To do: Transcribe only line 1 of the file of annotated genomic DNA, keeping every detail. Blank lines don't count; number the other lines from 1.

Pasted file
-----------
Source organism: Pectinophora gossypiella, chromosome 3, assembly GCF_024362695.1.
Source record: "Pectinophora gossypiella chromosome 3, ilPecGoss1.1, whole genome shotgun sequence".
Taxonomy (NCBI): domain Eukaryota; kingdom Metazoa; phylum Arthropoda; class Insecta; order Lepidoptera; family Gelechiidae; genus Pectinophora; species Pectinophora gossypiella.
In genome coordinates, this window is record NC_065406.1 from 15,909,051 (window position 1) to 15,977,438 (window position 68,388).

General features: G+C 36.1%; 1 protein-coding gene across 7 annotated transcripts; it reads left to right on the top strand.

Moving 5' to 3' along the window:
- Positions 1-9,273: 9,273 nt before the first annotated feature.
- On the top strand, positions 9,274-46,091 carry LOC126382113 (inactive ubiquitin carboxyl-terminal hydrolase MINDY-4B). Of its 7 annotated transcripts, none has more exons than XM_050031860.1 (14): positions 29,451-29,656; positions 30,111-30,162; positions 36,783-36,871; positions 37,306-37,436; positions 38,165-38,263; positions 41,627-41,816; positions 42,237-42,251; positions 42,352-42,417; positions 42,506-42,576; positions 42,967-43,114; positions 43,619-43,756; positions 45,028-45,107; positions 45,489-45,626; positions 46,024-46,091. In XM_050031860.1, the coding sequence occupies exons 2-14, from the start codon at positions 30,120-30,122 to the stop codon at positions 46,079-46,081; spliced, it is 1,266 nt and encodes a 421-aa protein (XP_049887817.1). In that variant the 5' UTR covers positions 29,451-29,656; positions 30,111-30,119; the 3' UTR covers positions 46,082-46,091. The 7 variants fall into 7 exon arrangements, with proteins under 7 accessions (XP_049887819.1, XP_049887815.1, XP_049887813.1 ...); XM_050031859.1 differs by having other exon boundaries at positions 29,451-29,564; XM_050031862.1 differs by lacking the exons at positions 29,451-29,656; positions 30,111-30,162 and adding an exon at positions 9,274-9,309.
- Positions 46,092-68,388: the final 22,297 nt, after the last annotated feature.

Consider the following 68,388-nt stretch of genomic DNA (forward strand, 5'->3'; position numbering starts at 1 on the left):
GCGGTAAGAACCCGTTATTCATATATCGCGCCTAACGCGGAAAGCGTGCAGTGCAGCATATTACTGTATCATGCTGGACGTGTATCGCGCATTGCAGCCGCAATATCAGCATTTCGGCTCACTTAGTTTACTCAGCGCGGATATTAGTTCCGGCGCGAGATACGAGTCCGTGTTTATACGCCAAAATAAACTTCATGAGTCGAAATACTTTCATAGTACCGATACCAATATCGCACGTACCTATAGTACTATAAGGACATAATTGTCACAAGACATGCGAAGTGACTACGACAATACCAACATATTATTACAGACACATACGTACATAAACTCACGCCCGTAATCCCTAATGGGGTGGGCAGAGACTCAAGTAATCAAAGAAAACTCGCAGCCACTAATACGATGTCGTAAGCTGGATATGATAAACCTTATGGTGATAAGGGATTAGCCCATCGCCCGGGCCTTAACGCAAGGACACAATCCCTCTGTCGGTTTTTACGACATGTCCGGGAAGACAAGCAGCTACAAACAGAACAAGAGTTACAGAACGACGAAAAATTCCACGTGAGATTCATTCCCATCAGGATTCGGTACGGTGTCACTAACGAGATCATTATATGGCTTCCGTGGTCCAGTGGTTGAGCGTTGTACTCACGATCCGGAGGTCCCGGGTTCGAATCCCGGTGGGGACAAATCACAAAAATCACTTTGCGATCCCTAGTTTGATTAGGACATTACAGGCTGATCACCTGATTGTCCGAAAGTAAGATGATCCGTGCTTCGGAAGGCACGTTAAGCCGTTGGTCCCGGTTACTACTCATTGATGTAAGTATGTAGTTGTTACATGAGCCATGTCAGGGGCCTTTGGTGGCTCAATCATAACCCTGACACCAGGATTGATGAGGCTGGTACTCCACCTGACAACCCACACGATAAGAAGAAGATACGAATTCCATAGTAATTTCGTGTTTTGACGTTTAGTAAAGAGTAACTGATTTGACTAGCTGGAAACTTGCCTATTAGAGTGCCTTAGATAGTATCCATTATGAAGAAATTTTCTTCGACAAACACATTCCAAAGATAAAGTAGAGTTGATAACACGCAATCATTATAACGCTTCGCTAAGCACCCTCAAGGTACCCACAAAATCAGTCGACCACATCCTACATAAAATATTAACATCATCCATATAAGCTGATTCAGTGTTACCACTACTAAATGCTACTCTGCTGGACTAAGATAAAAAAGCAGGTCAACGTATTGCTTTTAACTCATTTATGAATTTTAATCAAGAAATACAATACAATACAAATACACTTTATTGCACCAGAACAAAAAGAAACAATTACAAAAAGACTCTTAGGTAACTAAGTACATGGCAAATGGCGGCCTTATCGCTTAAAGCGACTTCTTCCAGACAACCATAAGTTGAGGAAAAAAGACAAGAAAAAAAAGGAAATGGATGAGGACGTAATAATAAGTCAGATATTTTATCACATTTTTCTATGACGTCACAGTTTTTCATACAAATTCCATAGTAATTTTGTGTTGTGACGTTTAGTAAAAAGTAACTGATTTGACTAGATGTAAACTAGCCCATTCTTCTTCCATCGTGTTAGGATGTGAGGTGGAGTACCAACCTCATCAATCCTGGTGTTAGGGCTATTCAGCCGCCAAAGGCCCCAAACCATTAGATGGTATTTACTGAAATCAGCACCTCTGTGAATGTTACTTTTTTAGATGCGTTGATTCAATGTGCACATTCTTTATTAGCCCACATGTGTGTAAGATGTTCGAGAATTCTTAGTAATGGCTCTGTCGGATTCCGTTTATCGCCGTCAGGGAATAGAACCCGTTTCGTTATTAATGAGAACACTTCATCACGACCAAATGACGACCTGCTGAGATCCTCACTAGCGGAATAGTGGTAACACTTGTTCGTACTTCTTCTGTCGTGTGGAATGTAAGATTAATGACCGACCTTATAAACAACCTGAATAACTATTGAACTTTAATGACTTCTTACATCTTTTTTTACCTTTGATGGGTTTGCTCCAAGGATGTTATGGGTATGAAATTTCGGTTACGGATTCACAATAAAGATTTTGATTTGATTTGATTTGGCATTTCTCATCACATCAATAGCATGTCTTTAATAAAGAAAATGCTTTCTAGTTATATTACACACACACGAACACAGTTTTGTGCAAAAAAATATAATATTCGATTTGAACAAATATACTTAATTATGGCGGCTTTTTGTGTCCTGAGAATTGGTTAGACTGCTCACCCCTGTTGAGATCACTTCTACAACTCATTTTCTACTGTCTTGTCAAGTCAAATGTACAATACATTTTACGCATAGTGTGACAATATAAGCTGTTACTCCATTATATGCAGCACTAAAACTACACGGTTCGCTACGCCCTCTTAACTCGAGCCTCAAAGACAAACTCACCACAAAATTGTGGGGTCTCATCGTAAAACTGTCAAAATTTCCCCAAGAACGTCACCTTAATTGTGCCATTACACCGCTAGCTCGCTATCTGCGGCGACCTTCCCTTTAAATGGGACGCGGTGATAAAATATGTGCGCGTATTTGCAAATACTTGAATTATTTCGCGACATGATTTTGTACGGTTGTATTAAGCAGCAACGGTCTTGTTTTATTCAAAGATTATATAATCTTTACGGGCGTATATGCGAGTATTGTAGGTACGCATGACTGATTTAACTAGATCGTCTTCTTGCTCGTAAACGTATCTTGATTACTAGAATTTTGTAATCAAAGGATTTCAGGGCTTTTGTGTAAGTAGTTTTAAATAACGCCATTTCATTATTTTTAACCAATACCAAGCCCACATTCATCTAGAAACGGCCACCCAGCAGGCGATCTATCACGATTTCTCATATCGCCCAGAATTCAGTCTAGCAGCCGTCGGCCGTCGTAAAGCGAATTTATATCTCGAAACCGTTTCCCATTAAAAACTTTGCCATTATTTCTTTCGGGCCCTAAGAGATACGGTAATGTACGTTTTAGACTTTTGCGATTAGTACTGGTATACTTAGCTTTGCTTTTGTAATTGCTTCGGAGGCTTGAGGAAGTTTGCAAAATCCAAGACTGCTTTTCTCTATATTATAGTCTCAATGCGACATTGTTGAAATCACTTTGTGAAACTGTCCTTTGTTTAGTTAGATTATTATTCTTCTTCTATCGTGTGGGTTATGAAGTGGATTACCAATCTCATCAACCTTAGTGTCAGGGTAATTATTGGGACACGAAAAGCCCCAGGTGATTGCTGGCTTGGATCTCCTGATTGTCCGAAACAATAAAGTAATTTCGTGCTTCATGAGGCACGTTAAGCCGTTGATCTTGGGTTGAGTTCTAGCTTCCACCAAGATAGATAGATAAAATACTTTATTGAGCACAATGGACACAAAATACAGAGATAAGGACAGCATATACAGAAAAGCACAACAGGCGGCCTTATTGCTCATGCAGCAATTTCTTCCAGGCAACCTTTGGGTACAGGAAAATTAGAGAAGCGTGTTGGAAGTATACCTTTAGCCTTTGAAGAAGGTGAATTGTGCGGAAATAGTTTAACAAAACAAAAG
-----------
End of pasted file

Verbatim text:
Source organism: Pectinophora gossypiella, chromosome 3, assembly GCF_024362695.1.